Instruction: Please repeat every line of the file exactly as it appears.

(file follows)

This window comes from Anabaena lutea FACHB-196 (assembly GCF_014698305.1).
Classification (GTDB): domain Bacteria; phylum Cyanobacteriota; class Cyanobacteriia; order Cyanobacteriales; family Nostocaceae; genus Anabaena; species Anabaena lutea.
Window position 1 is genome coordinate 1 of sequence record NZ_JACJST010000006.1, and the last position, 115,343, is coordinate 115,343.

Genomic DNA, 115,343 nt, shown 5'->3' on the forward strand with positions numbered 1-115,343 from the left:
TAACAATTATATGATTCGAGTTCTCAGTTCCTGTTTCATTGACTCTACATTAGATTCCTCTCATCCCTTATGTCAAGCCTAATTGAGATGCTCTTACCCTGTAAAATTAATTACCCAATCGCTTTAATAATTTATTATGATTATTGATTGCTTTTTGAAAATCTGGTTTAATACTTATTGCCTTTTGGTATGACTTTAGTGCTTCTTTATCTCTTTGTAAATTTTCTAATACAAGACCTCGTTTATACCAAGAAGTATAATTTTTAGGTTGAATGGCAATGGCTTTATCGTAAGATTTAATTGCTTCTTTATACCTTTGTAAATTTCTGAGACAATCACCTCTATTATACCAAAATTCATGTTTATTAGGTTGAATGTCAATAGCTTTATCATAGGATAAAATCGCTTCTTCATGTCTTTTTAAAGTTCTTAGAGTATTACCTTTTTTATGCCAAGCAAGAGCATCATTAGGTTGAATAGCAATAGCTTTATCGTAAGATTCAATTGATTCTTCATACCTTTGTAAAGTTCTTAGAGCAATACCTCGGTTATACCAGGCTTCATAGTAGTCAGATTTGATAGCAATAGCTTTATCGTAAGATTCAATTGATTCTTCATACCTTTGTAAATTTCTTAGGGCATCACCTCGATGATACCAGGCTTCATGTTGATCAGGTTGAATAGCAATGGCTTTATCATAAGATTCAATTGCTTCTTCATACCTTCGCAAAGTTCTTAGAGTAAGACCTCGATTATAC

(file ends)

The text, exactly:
This window comes from Anabaena lutea FACHB-196 (assembly GCF_014698305.1).
Classification (GTDB): domain Bacteria; phylum Cyanobacteriota; class Cyanobacteriia; order Cyanobacteriales; family Nostocaceae; genus Anabaena; species Anabaena lutea.
Window position 1 is genome coordinate 1 of sequence record NZ_JACJST010000006.1, and the last position, 115,343, is coordinate 115,343.

Genomic DNA, 115,343 nt, shown 5'->3' on the forward strand with positions numbered 1-115,343 from the left:
TAACAATTATATGATTCGAGTTCTCAGTTCCTGTTTCATTGACTCTACATTAGATTCCTCTCATCCCTTATGTCAAGCCTAATTGAGATGCTCTTACCCTGTAAAATTAATTACCCAATCGCTTTAATAATTTATTATGATTATTGATTGCTTTTTGAAAATCTGGTTTAATACTTATTGCCTTTTGGTATGACTTTAGTGCTTCTTTATCTCTTTGTAAATTTTCTAATACAAGACCTCGTTTATACCAAGAAGTATAATTTTTAGGTTGAATGGCAATGGCTTTATCGTAAGATTTAATTGCTTCTTTATACCTTTGTAAATTTCTGAGACAATCACCTCTATTATACCAAAATTCATGTTTATTAGGTTGAATGTCAATAGCTTTATCATAGGATAAAATCGCTTCTTCATGTCTTTTTAAAGTTCTTAGAGTATTACCTTTTTTATGCCAAGCAAGAGCATCATTAGGTTGAATAGCAATAGCTTTATCGTAAGATTCAATTGATTCTTCATACCTTTGTAAAGTTCTTAGAGCAATACCTCGGTTATACCAGGCTTCATAGTAGTCAGATTTGATAGCAATAGCTTTATCGTAAGATTCAATTGATTCTTCATACCTTTGTAAATTTCTTAGGGCATCACCTCGATGATACCAGGCTTCATGTTGATCAGGTTGAATAGCAATGGCTTTATCATAAGATTCAATTGCTTCTTCATACCTTCGCAAAGTTCTTAGAGTAAGACCTCGATTATAC